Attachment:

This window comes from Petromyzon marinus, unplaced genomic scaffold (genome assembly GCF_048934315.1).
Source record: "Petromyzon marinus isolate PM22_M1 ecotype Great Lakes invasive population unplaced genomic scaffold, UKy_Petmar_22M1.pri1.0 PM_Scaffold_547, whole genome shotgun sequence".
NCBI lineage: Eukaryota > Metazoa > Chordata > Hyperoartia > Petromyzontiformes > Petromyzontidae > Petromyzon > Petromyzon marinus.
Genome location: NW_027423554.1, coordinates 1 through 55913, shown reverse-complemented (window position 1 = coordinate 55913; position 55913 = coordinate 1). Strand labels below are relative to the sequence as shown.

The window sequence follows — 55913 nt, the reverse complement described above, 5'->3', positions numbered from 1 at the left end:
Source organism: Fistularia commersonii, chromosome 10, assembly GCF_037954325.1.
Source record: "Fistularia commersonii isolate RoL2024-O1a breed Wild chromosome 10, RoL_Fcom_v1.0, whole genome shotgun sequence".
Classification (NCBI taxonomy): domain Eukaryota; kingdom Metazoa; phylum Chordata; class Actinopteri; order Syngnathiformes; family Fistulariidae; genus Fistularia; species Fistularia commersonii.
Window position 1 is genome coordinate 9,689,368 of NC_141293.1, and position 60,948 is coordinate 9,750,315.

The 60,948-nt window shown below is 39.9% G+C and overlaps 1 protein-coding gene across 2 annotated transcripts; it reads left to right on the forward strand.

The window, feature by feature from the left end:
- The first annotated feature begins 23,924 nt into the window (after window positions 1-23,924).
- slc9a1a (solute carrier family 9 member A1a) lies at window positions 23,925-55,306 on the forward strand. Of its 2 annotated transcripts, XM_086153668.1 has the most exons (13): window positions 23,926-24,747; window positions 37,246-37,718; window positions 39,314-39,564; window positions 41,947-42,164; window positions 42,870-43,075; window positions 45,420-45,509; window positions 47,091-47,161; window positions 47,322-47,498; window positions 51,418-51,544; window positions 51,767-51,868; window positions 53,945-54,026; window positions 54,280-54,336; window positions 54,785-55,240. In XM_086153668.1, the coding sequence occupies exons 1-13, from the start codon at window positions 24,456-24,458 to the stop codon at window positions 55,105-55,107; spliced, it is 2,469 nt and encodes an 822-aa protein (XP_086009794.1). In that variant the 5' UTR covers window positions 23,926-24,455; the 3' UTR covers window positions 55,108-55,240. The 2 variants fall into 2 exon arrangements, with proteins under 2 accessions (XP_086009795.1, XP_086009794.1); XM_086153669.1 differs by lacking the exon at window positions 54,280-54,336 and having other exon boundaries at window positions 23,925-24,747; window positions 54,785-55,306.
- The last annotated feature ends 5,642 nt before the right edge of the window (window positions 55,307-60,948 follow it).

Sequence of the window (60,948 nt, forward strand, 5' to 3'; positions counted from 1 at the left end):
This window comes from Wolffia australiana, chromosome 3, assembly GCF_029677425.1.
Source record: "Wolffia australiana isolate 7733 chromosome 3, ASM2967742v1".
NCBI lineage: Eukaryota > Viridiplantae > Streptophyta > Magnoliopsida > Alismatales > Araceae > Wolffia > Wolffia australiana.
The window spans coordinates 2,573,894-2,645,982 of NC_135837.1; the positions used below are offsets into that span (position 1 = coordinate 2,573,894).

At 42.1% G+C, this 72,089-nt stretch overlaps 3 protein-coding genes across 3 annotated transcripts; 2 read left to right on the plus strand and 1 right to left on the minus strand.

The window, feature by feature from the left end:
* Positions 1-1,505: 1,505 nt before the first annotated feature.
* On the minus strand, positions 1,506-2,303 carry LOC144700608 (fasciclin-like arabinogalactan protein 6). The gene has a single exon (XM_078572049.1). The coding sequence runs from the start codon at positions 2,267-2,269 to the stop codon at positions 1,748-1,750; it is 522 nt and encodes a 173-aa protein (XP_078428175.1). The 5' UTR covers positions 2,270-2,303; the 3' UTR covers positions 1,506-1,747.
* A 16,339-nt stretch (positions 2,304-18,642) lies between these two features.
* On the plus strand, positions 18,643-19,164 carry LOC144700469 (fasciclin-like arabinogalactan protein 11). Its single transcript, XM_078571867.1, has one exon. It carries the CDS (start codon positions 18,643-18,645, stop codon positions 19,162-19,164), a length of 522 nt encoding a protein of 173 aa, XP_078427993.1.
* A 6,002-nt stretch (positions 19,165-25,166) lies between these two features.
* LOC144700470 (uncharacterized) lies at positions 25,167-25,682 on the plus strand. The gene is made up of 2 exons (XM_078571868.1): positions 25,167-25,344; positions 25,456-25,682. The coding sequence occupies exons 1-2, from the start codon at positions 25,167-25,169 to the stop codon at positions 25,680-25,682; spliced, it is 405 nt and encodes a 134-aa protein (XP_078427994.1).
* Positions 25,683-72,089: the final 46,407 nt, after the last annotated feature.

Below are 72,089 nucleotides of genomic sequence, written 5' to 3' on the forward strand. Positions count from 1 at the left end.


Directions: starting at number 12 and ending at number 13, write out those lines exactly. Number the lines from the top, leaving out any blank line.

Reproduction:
- The first annotated feature begins 23,924 nt into the window (after window positions 1-23,924).
- slc9a1a (solute carrier family 9 member A1a) lies at window positions 23,925-55,306 on the forward strand. Of its 2 annotated transcripts, XM_086153668.1 has the most exons (13): window positions 23,926-24,747; window positions 37,246-37,718; window positions 39,314-39,564; window positions 41,947-42,164; window positions 42,870-43,075; window positions 45,420-45,509; window positions 47,091-47,161; window positions 47,322-47,498; window positions 51,418-51,544; window positions 51,767-51,868; window positions 53,945-54,026; window positions 54,280-54,336; window positions 54,785-55,240. In XM_086153668.1, the coding sequence occupies exons 1-13, from the start codon at window positions 24,456-24,458 to the stop codon at window positions 55,105-55,107; spliced, it is 2,469 nt and encodes an 822-aa protein (XP_086009794.1). In that variant the 5' UTR covers window positions 23,926-24,455; the 3' UTR covers window positions 55,108-55,240. The 2 variants fall into 2 exon arrangements, with proteins under 2 accessions (XP_086009795.1, XP_086009794.1); XM_086153669.1 differs by lacking the exon at window positions 54,280-54,336 and having other exon boundaries at window positions 23,925-24,747; window positions 54,785-55,306.